Doctor insights on:
Born By Cesarean Section
What is the incidence of mixed delivery (one twin delivered vaginally, one twin delivered via c-section)?
About 4% but rising: The most common reasons for c section of a second twin are heart rate problems and the baby coming down in a position other than head first. Many doctors used to be willing to deliver a second twin either butt first or by the feet, but few still have much experience in doing this. There is also a risk of injury to the nerves of the arm or learning disability in any baby that is born breech. ...Read moreSee 1 more doctor answer
Too soon : It's too soon to determine the need for a c section at 33 weeks. Your baby could still change its position over the next 5-6 weeks. If your baby remains transverse or becomes breech late in pregnancy, you will need a c section. However, it is simply too early to tell right now. Discuss this with your obgyn. Good luck! ...Read more
26 y/o 2 natural vaginal births, >2hrs of labor, 3rd was csection due to baby being 4wks past due. Transverse incision. Should i think about a vbac?
28 wks pregnant, previous c section, placenta anterior, no acretta now- placenta is 4cm above c section scar. Could acretta still develop at this pt?
How dangerous is a pregancy after uterine rupture? 1st baby born normally, 2nd c-section, 3rd vbac attempt which resulted in stillbirth.
Depends on situation: If your initial cs was due to big baby/small pelvis & you face the same with the next delivery a vbac may be unwise.If the initial cs was for breach or monitor irregularities & your pelvis is considered adequate by the ob, a vbac may be a reasonable choice. Discuss this with the OB & see what what your options are. ...Read more
Very definitely: Unfortunately, placenta accreta is often diagnosed at the time post delivery when a cotyledon(plug) of placenta is missing or the placenta itself does not detach normally. At that point, aggressive measures to 'detach" the placenta may result in massive hemorrhage and the resultant post apocalyptic diagnosis of placenta accreta. ...Read more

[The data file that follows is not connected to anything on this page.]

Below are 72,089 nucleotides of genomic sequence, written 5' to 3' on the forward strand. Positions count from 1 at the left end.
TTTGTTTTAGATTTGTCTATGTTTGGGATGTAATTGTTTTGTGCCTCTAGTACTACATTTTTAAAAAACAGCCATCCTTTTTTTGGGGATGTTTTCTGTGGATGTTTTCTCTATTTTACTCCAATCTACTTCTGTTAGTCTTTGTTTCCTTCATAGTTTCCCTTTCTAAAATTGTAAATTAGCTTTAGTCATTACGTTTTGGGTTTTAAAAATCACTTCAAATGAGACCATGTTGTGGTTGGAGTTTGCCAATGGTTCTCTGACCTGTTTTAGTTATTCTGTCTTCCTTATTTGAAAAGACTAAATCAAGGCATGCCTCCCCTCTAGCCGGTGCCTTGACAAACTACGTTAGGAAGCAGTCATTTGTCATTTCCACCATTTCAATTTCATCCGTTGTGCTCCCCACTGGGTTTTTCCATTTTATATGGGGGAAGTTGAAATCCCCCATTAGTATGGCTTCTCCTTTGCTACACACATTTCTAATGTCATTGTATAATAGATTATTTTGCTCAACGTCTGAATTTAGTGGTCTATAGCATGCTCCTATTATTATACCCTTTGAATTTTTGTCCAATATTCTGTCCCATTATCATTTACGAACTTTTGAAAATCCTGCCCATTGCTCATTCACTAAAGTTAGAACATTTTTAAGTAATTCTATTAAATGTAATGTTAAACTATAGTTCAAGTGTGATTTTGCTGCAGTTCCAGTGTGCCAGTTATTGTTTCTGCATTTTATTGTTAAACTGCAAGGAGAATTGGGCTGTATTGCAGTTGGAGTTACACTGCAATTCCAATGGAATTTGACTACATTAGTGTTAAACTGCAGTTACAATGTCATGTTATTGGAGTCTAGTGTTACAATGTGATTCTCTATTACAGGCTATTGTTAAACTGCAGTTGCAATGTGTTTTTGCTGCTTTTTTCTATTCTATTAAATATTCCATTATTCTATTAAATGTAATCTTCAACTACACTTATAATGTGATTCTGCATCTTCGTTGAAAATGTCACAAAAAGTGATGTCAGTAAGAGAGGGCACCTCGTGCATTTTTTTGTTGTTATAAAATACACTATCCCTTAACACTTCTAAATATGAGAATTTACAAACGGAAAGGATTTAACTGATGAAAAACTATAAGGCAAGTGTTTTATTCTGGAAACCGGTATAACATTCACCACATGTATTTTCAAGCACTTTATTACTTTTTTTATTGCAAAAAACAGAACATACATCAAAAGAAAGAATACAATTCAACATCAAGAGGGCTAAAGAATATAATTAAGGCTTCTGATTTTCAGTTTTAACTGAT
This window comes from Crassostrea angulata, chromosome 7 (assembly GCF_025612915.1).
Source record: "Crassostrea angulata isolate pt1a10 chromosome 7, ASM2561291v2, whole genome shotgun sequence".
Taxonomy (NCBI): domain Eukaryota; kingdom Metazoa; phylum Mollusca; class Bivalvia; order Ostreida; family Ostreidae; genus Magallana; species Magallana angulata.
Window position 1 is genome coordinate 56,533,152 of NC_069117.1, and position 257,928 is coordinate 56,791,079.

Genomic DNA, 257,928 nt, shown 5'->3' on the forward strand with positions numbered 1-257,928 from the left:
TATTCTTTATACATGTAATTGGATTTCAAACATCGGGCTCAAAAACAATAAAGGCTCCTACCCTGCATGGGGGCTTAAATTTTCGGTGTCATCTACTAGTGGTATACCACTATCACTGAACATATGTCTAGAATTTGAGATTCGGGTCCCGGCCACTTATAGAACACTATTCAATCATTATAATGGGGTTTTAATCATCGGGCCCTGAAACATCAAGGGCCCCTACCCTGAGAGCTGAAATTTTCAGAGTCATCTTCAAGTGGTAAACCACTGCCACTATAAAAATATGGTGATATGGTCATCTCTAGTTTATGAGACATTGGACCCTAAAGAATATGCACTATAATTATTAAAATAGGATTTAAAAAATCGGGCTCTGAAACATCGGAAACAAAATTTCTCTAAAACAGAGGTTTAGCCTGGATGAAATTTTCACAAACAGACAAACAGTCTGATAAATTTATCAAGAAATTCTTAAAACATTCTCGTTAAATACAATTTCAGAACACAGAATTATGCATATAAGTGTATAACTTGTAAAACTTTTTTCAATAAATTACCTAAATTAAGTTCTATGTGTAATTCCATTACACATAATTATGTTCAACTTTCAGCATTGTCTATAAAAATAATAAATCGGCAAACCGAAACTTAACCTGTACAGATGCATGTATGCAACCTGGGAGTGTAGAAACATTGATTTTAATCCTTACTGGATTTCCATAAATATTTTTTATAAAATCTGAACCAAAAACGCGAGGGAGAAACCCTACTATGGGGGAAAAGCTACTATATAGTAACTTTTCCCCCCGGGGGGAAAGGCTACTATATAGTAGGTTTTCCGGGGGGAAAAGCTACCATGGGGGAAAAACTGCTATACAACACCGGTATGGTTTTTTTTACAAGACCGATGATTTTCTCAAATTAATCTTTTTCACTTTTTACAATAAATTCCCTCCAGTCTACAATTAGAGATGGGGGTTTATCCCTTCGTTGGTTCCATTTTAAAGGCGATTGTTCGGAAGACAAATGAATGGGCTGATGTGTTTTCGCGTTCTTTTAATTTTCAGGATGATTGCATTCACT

Delivery by cesarean section is one of the predisposing factors of neonatal respiratory distress syndrome, why? And how?
??RDS??: I would agree more cs babies have respiratory pbs than regular delivery but the issue is ttn ( transient tachypnea of the newborn) not rds.A trip down the birth canal helps squeeze some of the lung fluid out before birth, which does not happen for cs. About 10% of cs will have to work hard to clear that fluid & may require o2 & special care in the process.It usually clears in < 48hr. ...Read more
Not recommended: Controversy over vaginal birth after c-section has gone from one end of the spectrum (no) to the other (sometimes) . Your OB can determine if you are a candidate for vaginal birth after c-section and if you are your delivery will be very closely monitored and preparation for c-section will be in place in case you need it. The surgical team will be nearby throughout your labor and delivery. ...Read more
No: In fact, a c section may increase the risk of such an event. ...Read more
Increased C/S risk.: As our society is moving to later reproduction and more assisted conceptions for subfertility in the midst of an obesity epidemic (with concurrent diabetes mellitus and hypertension morbidities), i expect the overall c-section to keep rising for the foreseeable future. If you were born via c-section you were probably too big for your mother's pelvis and that's likely to recur when you deliver. ...Read more
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